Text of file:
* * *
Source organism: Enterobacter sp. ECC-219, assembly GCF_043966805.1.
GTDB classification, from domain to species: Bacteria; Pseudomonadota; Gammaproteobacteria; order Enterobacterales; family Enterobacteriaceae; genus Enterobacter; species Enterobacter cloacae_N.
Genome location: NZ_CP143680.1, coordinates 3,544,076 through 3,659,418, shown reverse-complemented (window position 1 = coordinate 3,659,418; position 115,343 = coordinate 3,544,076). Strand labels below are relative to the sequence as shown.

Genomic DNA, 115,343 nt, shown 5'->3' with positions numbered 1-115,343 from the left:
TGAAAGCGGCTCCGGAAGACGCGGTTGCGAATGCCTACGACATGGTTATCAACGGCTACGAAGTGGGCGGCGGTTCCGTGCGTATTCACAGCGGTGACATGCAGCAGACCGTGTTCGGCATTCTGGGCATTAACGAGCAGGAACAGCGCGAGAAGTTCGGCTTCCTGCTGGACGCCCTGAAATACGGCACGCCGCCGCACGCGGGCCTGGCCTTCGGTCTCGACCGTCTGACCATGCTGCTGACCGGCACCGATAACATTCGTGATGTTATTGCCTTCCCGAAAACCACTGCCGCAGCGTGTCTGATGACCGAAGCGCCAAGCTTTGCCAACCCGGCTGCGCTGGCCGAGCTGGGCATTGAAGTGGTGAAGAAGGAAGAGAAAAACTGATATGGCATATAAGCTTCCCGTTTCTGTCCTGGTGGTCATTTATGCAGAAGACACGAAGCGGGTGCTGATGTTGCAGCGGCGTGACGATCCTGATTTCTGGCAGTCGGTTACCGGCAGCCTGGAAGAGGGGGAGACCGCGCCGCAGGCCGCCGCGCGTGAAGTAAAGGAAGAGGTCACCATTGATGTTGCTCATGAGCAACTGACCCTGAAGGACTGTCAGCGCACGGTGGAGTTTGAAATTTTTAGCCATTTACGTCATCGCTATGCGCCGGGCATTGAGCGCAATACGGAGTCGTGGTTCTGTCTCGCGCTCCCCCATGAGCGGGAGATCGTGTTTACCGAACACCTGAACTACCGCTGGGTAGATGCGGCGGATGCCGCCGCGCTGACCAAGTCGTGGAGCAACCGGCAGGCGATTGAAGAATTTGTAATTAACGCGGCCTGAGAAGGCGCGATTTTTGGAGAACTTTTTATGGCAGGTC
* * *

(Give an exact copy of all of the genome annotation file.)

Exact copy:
Source organism: Enterobacter sp. ECC-219, assembly GCF_043966805.1.
GTDB classification, from domain to species: Bacteria; Pseudomonadota; Gammaproteobacteria; order Enterobacterales; family Enterobacteriaceae; genus Enterobacter; species Enterobacter cloacae_N.
Genome location: NZ_CP143680.1, coordinates 3,544,076 through 3,659,418, shown reverse-complemented (window position 1 = coordinate 3,659,418; position 115,343 = coordinate 3,544,076). Strand labels below are relative to the sequence as shown.

Genomic DNA, 115,343 nt, shown 5'->3' with positions numbered 1-115,343 from the left:
TGAAAGCGGCTCCGGAAGACGCGGTTGCGAATGCCTACGACATGGTTATCAACGGCTACGAAGTGGGCGGCGGTTCCGTGCGTATTCACAGCGGTGACATGCAGCAGACCGTGTTCGGCATTCTGGGCATTAACGAGCAGGAACAGCGCGAGAAGTTCGGCTTCCTGCTGGACGCCCTGAAATACGGCACGCCGCCGCACGCGGGCCTGGCCTTCGGTCTCGACCGTCTGACCATGCTGCTGACCGGCACCGATAACATTCGTGATGTTATTGCCTTCCCGAAAACCACTGCCGCAGCGTGTCTGATGACCGAAGCGCCAAGCTTTGCCAACCCGGCTGCGCTGGCCGAGCTGGGCATTGAAGTGGTGAAGAAGGAAGAGAAAAACTGATATGGCATATAAGCTTCCCGTTTCTGTCCTGGTGGTCATTTATGCAGAAGACACGAAGCGGGTGCTGATGTTGCAGCGGCGTGACGATCCTGATTTCTGGCAGTCGGTTACCGGCAGCCTGGAAGAGGGGGAGACCGCGCCGCAGGCCGCCGCGCGTGAAGTAAAGGAAGAGGTCACCATTGATGTTGCTCATGAGCAACTGACCCTGAAGGACTGTCAGCGCACGGTGGAGTTTGAAATTTTTAGCCATTTACGTCATCGCTATGCGCCGGGCATTGAGCGCAATACGGAGTCGTGGTTCTGTCTCGCGCTCCCCCATGAGCGGGAGATCGTGTTTACCGAACACCTGAACTACCGCTGGGTAGATGCGGCGGATGCCGCCGCGCTGACCAAGTCGTGGAGCAACCGGCAGGCGATTGAAGAATTTGTAATTAACGCGGCCTGAGAAGGCGCGATTTTTGGAGAACTTTTTATGGCAGGTC